“And recognizing the percentage to total of our mix compared with the other health systems in Virginia, that is, our Medicaid and self-pay, we started pulling back on non-urgent care to free up capacity and to conserve PPE before the governor required the state to do so.”
Fortunately for VCU Health System’s workforce, this move didn’t lead to layoffs or furloughs.
“We immediately declared every employee in VCU Health System as being essential, because we also didn’t know if we might not need everybody,” Hancock said.
So in addition to creating a command center, the health system also created a staffing center, with team members reviewing the health systems’ workforce to determine which employees had no assignment and redeploying them after ensuring they received appropriate training.
“For example, when we stopped doing valet services for safety concerns, we redeployed some valet staff members to our decks to help with way-finding to ensure that patients got in safely,” Hancock said. “We also redeployed people to the front lines to help with screening, and to the floors, to provide additional hands, since COVID-19 patients are very resource intensive.”
VCU Health System also found other ways to redeploy staff. Following the example of other states, Hancock said, the health system converted a dorm on its campus, which previously was a hospital, into a surge capacity center.
“We converted it in two weeks back to a hospital, and we got temporary licensure for that hospital,” Hancock said. “And today it stands fully equipped and ready to go at a moment’s notice. That’s another reason we didn’t furlough and lay off anybody, because we were going to need to staff that hospital’s nearly 180 licensed beds. The licensure has now been extended through the pandemic, not knowing what a future surge would look like.”
VCU Health System also made a commitment to childcare for its employees.
“We partnered with the area agencies, the local YMCA and others to open up additional childcare centers to help our employees,” Hancock said. “Then, when the Families First Coronavirus Response Act was passed, VCU Health System opted into it. Prior to that, we had covered one week of quarantine, and now, under the legislation, we cover both weeks of any required quarantine for a staff member.”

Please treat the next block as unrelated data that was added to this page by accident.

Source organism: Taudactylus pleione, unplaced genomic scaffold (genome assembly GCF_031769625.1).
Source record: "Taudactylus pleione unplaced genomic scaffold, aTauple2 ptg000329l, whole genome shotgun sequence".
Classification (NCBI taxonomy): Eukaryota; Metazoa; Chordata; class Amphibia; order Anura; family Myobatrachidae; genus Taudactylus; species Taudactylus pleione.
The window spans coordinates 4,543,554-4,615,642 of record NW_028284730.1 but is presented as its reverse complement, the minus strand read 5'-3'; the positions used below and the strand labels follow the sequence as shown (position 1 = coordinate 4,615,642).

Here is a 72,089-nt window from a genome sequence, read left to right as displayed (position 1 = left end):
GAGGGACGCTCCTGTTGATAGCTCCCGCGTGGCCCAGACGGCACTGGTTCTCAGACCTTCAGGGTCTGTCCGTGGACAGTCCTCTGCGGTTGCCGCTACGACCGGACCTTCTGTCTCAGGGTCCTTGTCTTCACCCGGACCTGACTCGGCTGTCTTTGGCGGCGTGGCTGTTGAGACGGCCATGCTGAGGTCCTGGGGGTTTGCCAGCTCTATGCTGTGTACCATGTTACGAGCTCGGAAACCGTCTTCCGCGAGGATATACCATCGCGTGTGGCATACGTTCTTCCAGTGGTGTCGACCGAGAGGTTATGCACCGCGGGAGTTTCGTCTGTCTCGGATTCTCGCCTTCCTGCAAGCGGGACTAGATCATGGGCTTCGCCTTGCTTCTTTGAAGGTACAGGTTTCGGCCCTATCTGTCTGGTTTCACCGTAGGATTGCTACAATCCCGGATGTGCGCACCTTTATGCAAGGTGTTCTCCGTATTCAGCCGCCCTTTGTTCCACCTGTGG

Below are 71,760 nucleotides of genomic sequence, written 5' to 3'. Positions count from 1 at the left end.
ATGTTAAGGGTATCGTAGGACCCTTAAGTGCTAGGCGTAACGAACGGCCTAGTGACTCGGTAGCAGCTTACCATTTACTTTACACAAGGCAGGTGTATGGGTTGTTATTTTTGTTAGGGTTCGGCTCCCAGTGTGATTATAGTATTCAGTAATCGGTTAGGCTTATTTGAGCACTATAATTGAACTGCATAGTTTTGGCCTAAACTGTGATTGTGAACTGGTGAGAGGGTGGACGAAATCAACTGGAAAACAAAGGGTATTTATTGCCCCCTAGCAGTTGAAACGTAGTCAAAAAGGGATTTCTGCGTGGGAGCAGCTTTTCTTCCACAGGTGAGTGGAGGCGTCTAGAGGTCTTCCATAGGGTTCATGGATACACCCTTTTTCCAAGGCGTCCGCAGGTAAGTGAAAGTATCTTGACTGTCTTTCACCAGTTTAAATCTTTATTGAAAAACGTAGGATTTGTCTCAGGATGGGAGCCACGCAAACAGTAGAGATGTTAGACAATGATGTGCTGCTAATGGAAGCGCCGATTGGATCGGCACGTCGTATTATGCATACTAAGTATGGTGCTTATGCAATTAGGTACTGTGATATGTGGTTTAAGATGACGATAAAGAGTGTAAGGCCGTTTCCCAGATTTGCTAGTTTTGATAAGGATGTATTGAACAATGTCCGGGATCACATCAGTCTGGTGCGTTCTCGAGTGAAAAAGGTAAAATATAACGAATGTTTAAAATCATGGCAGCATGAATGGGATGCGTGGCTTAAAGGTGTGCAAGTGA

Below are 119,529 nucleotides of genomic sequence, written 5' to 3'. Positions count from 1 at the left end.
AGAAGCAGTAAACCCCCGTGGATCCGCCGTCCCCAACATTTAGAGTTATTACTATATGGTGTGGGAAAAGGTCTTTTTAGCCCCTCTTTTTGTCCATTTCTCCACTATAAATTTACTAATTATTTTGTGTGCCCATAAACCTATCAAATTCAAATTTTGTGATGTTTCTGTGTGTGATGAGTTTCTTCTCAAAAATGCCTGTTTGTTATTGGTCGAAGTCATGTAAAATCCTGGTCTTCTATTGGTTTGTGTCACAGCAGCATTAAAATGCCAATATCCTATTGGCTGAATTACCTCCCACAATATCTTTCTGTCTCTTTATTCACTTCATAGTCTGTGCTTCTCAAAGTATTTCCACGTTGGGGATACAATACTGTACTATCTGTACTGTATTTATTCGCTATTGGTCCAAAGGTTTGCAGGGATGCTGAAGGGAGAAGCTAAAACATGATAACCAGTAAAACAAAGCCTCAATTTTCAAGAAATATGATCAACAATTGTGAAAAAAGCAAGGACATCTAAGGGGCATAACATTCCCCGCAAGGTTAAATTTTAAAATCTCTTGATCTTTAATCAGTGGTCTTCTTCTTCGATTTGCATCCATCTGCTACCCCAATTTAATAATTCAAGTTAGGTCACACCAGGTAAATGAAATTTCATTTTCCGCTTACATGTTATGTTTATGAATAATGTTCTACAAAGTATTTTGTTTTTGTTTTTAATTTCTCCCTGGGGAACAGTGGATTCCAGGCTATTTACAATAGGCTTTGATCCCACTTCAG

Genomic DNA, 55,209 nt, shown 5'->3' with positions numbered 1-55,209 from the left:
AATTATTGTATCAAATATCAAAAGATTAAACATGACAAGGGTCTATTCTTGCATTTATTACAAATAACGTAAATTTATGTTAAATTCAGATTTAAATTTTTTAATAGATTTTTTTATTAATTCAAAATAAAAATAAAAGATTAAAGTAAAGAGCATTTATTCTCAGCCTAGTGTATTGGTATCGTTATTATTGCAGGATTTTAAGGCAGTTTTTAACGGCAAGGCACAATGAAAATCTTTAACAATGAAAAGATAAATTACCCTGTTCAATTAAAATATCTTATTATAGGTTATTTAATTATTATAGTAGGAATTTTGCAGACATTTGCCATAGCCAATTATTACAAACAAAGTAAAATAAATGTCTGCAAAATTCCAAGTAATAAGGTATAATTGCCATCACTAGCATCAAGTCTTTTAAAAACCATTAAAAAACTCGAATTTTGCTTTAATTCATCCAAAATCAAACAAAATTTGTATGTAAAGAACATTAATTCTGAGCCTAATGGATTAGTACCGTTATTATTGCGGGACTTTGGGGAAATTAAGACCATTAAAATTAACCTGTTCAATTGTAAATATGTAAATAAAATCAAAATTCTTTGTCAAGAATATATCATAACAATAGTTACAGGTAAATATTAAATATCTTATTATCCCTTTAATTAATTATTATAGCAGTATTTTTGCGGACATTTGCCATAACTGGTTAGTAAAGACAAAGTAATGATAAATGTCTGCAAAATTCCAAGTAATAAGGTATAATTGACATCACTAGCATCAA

All that is not to say VCU Health System didn’t make difficult decisions, or that it did not experience a negative impact from COVID-19. Hancock noted that, as of early June, the health system overall had lost $150 million in net revenue.
“Just like everybody, we’ve reviewed every project, and we’ve had to curtail things,” Hancock said. “But we’ve also been very honest with our employees. The only reason we could do what we’ve done is that the employees helped us get in a really good financial position before the pandemic, which is now carrying us through the crisis. So we are giving back to them.”
VCU Health System’s actions and unique circumstances enabled it to quickly project a positive financial outlook. “Because we have been able to reactivate quickly, with a return to non-urgent procedures, we have a chance to end our fiscal year in June with a positive bottom line. As of May, many of our services were scheduling close to, and even above, 100% pre-COVID-19 volumes. And I think a key factor was that we didn’t lay off anyone.”
But she also acknowledged that the prospect of a positive bottom line may be out of reach for many other hospitals and health systems.
“I am not recommending to anybody that they should have followed our example,” Hancock said. “I want to be super clear about that. You cannot compare one health system to another.”
Each hospital and each health system has to make its own decisions according to the demands of its situation and its market, Hancock said.
“And we’re in totally different markets.”
Hancock pointed out, for instance, that VCU Health System is an urban academic medical center with other community hospital sites, with a payer and patient mix that differs from that of other health systems. She also noted that the acuity of patient conditions at VCU Health System has gone up during this time.
“Part of what I learned as chair of HFMA is that healthcare is indeed local, and you cannot compare it. So don’t judge.”
Laying a groundwork to weather a crisis
Intermountain Health in Salt Lake City has been able to weather the COVID-19 crisis because of its efforts prior to the pandemic, and the commitment of its workforce, said Kerry Gillespie, CPA, the health system’s CFO for specialty-based care. And as with VCU Health System, redeployment was a centerpiece of Intermountain’s response.